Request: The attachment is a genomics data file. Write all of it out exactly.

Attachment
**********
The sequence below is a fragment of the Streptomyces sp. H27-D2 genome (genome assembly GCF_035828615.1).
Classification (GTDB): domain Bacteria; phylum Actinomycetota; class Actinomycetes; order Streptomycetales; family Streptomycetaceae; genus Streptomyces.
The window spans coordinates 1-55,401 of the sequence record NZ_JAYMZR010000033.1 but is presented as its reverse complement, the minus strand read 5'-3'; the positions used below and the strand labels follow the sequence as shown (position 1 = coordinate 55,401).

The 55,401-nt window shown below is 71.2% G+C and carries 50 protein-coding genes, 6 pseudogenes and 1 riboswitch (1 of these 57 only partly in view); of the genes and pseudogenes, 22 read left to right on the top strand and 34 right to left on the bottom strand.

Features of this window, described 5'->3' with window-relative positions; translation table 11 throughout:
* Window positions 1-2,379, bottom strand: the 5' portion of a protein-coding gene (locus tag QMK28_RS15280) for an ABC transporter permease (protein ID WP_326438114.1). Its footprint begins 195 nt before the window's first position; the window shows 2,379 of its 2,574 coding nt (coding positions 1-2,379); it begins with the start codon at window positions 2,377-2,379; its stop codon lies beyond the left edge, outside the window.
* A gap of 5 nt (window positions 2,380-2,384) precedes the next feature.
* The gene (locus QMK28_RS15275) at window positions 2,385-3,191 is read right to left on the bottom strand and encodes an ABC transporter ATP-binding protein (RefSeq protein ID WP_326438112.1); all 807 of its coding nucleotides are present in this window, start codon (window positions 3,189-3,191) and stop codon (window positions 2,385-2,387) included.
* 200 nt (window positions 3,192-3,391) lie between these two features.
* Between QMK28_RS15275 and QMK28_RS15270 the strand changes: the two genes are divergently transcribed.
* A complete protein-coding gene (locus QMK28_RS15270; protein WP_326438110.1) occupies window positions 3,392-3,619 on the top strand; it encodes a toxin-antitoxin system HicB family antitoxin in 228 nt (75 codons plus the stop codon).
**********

The sequence below is a fragment of the Streptomyces sp. H27-D2 genome (genome assembly GCF_035828615.1).
Classification (GTDB): domain Bacteria; phylum Actinomycetota; class Actinomycetes; order Streptomycetales; family Streptomycetaceae; genus Streptomyces.
The window spans coordinates 1-55,401 of the sequence record NZ_JAYMZR010000033.1 but is presented as its reverse complement, the minus strand read 5'-3'; the positions used below and the strand labels follow the sequence as shown (position 1 = coordinate 55,401).

The 55,401-nt window shown below is 71.2% G+C and carries 50 protein-coding genes, 6 pseudogenes and 1 riboswitch (1 of these 57 only partly in view); of the genes and pseudogenes, 22 read left to right on the top strand and 34 right to left on the bottom strand.

Features of this window, described 5'->3' with window-relative positions; translation table 11 throughout:
* Window positions 1-2,379, bottom strand: the 5' portion of a protein-coding gene (locus tag QMK28_RS15280) for an ABC transporter permease (protein ID WP_326438114.1). Its footprint begins 195 nt before the window's first position; the window shows 2,379 of its 2,574 coding nt (coding positions 1-2,379); it begins with the start codon at window positions 2,377-2,379; its stop codon lies beyond the left edge, outside the window.
* A gap of 5 nt (window positions 2,380-2,384) precedes the next feature.
* The gene (locus QMK28_RS15275) at window positions 2,385-3,191 is read right to left on the bottom strand and encodes an ABC transporter ATP-binding protein (RefSeq protein ID WP_326438112.1); all 807 of its coding nucleotides are present in this window, start codon (window positions 3,189-3,191) and stop codon (window positions 2,385-2,387) included.
* 200 nt (window positions 3,192-3,391) lie between these two features.
* Between QMK28_RS15275 and QMK28_RS15270 the strand changes: the two genes are divergently transcribed.
* A complete protein-coding gene (locus QMK28_RS15270; protein WP_326438110.1) occupies window positions 3,392-3,619 on the top strand; it encodes a toxin-antitoxin system HicB family antitoxin in 228 nt (75 codons plus the stop codon).